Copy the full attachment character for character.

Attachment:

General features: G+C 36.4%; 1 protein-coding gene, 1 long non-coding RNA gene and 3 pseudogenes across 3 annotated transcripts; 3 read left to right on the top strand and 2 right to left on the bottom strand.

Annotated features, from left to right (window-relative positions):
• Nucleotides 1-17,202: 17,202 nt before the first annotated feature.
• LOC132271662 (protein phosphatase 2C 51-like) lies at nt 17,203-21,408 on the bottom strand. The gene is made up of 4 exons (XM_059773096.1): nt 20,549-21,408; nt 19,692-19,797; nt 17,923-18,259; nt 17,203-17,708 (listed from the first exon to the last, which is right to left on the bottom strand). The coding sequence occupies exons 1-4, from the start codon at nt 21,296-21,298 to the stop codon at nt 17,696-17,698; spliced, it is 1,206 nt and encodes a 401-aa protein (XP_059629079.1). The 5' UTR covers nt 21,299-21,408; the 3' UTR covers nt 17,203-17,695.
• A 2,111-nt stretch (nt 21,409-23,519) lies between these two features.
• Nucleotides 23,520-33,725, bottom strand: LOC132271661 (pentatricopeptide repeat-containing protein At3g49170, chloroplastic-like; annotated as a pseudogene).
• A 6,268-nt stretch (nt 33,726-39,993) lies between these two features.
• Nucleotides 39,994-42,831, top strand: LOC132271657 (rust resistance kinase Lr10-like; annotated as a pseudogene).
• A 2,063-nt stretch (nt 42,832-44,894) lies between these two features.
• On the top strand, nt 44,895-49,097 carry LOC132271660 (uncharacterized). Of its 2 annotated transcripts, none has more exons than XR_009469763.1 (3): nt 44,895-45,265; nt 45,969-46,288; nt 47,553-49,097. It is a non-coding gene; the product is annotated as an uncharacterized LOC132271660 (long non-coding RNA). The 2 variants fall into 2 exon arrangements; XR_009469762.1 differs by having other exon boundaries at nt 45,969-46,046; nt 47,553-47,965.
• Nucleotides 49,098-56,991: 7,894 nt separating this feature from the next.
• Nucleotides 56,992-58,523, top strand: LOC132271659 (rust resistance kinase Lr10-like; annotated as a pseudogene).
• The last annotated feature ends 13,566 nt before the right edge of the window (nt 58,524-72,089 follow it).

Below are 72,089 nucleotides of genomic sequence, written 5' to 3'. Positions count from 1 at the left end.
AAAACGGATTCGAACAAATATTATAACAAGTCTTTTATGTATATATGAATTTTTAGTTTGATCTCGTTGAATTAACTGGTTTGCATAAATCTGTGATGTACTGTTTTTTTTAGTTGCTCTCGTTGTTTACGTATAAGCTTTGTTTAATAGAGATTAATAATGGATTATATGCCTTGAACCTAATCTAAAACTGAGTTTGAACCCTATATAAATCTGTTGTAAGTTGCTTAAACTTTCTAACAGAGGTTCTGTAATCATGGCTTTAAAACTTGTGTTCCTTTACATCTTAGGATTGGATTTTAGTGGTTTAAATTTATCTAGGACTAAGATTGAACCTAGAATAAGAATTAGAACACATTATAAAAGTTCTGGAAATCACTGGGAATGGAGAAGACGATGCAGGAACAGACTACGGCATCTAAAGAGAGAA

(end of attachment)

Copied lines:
General features: G+C 36.4%; 1 protein-coding gene, 1 long non-coding RNA gene and 3 pseudogenes across 3 annotated transcripts; 3 read left to right on the top strand and 2 right to left on the bottom strand.

Annotated features, from left to right (window-relative positions):
• Nucleotides 1-17,202: 17,202 nt before the first annotated feature.
• LOC132271662 (protein phosphatase 2C 51-like) lies at nt 17,203-21,408 on the bottom strand. The gene is made up of 4 exons (XM_059773096.1): nt 20,549-21,408; nt 19,692-19,797; nt 17,923-18,259; nt 17,203-17,708 (listed from the first exon to the last, which is right to left on the bottom strand). The coding sequence occupies exons 1-4, from the start codon at nt 21,296-21,298 to the stop codon at nt 17,696-17,698; spliced, it is 1,206 nt and encodes a 401-aa protein (XP_059629079.1). The 5' UTR covers nt 21,299-21,408; the 3' UTR covers nt 17,203-17,695.
• A 2,111-nt stretch (nt 21,409-23,519) lies between these two features.
• Nucleotides 23,520-33,725, bottom strand: LOC132271661 (pentatricopeptide repeat-containing protein At3g49170, chloroplastic-like; annotated as a pseudogene).
• A 6,268-nt stretch (nt 33,726-39,993) lies between these two features.
• Nucleotides 39,994-42,831, top strand: LOC132271657 (rust resistance kinase Lr10-like; annotated as a pseudogene).
• A 2,063-nt stretch (nt 42,832-44,894) lies between these two features.
• On the top strand, nt 44,895-49,097 carry LOC132271660 (uncharacterized). Of its 2 annotated transcripts, none has more exons than XR_009469763.1 (3): nt 44,895-45,265; nt 45,969-46,288; nt 47,553-49,097. It is a non-coding gene; the product is annotated as an uncharacterized LOC132271660 (long non-coding RNA). The 2 variants fall into 2 exon arrangements; XR_009469762.1 differs by having other exon boundaries at nt 45,969-46,046; nt 47,553-47,965.
• Nucleotides 49,098-56,991: 7,894 nt separating this feature from the next.
• Nucleotides 56,992-58,523, top strand: LOC132271659 (rust resistance kinase Lr10-like; annotated as a pseudogene).
• The last annotated feature ends 13,566 nt before the right edge of the window (nt 58,524-72,089 follow it).

Below are 72,089 nucleotides of genomic sequence, written 5' to 3'. Positions count from 1 at the left end.
AAAACGGATTCGAACAAATATTATAACAAGTCTTTTATGTATATATGAATTTTTAGTTTGATCTCGTTGAATTAACTGGTTTGCATAAATCTGTGATGTACTGTTTTTTTTAGTTGCTCTCGTTGTTTACGTATAAGCTTTGTTTAATAGAGATTAATAATGGATTATATGCCTTGAACCTAATCTAAAACTGAGTTTGAACCCTATATAAATCTGTTGTAAGTTGCTTAAACTTTCTAACAGAGGTTCTGTAATCATGGCTTTAAAACTTGTGTTCCTTTACATCTTAGGATTGGATTTTAGTGGTTTAAATTTATCTAGGACTAAGATTGAACCTAGAATAAGAATTAGAACACATTATAAAAGTTCTGGAAATCACTGGGAATGGAGAAGACGATGCAGGAACAGACTACGGCATCTAAAGAGAGAA